Sawmillers vow to fight Forestry code
By EMMA CORNFORD
TENSION between timber bods and Department of Natural Resources representatives was palpable at yesterday's meeting about the proposed Code of Practice for Private Native forestry.
More then 500 sawmill owners, employees and private landowners from all over the State attended the meeting at the Grafton Community Centre, with chairs packed and stakeholders lining the walls.
While the meeting may have been designed to explain the draft code, it often degenerated into a verbal anti-Labor tirade, with the four Department representatives coming under fire from members of the timber industry who claim the code will ruin their livelihoods.
During the meeting, the code was slammed as 'draconian', 'appalling' and 'bloody unworkable'.
"(The State Government) don't care about our communities out in the country, our livelihoods ? it's just about them trying to get Green preferences and we're going to be roadkill if we're not careful," said Redgum Sawmills owner, Ken O'Brien.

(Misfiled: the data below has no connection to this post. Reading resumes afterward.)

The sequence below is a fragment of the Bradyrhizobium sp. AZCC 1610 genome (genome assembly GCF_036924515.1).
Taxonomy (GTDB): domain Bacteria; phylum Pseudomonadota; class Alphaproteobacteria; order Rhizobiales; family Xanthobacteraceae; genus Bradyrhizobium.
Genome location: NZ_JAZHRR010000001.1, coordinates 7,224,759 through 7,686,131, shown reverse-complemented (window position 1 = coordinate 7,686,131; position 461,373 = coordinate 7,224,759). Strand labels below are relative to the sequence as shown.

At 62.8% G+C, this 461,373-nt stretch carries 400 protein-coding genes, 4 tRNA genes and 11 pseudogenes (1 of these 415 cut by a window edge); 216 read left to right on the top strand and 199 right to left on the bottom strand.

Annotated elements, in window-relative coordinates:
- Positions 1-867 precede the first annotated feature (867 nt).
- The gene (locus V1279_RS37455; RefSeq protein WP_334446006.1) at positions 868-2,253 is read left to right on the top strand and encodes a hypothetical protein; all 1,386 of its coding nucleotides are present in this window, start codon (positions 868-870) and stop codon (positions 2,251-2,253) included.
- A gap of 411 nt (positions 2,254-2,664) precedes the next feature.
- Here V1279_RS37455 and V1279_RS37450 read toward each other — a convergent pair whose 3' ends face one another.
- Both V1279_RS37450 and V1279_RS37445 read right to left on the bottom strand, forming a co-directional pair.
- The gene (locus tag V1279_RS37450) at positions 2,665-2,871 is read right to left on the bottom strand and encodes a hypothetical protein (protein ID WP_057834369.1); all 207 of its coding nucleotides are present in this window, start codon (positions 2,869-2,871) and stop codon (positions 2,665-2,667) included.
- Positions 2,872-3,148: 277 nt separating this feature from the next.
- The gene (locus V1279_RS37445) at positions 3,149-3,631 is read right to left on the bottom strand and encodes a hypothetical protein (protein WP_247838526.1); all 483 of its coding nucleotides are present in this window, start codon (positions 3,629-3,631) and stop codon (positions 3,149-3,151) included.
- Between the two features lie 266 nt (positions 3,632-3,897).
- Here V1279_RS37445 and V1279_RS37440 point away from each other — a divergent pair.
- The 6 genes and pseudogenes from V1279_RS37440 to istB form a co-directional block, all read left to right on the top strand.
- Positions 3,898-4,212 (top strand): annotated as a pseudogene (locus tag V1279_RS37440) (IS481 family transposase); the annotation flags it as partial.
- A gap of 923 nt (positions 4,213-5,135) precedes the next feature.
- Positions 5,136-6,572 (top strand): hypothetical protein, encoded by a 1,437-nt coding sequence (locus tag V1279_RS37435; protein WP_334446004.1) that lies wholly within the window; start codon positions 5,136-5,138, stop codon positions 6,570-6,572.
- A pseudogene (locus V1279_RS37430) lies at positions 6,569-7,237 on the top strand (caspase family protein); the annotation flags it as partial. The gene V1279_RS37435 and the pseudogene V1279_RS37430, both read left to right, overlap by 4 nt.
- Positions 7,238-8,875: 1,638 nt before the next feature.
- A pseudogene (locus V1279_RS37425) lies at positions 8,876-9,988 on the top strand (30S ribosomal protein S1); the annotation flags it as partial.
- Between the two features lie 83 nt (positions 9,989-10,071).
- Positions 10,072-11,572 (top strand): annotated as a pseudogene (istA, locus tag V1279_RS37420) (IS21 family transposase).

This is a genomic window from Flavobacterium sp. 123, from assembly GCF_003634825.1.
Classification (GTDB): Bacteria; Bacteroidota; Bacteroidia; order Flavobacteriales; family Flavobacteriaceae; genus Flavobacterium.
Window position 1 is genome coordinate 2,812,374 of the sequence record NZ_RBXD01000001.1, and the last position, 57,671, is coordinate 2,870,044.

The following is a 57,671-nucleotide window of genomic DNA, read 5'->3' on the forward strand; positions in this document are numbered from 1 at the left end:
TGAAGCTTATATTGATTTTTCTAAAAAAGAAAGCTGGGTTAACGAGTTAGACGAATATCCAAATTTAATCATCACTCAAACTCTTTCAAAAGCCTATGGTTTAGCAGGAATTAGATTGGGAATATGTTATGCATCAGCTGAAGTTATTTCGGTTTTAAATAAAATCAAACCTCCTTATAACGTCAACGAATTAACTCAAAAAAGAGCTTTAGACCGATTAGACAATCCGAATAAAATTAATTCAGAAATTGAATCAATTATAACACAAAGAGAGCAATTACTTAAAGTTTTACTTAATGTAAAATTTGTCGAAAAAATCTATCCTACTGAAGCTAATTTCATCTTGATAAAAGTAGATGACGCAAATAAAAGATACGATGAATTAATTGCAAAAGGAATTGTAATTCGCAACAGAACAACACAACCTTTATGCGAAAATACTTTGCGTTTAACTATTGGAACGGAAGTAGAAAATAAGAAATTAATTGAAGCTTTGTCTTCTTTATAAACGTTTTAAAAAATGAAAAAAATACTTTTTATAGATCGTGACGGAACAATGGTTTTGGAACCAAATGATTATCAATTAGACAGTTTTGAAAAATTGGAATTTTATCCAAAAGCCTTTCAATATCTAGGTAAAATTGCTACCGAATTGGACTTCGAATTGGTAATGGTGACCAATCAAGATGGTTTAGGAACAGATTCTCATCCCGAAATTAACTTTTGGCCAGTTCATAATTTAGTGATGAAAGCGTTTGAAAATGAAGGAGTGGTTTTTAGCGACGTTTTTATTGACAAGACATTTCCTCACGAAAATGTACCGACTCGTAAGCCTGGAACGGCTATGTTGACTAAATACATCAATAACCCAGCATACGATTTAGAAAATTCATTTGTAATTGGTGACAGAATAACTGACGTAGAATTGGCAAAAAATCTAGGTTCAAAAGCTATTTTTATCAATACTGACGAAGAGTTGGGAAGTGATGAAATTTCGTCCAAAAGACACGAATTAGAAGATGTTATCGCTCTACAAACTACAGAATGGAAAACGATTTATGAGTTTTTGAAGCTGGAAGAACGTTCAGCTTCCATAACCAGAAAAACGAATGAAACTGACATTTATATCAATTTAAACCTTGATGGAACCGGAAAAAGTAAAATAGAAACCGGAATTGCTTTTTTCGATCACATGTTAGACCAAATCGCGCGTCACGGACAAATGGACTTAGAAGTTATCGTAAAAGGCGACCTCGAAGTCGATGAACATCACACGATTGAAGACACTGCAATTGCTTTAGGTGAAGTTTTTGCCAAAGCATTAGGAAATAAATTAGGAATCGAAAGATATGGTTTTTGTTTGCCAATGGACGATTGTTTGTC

"In 30 years in the industry I've never seen such a bloody unworkable bill. "We're human beings ? not some animals in the bush that they can run over and put their spin on."
The main complaint from the timber representatives seemed to be frustration ? that the government were not listening to, and had not taken into account, their concerns about the code.
During the meeting a petition against the code was passed around the room, gathering more than 300 signatures within two hours.
It requested the Minister for Natural Resources, Ian Macdonald, undertake a full review of the code and further consult all stakeholders.
"The main problem we're going to have is apathy," said Louise Burge from the NSW Farmers' Association.
"Don't be apathetic about what's happening to you. We all need to get off our backsides and fight this. We need sign petitions, we need to write . . . (and) run with this issue."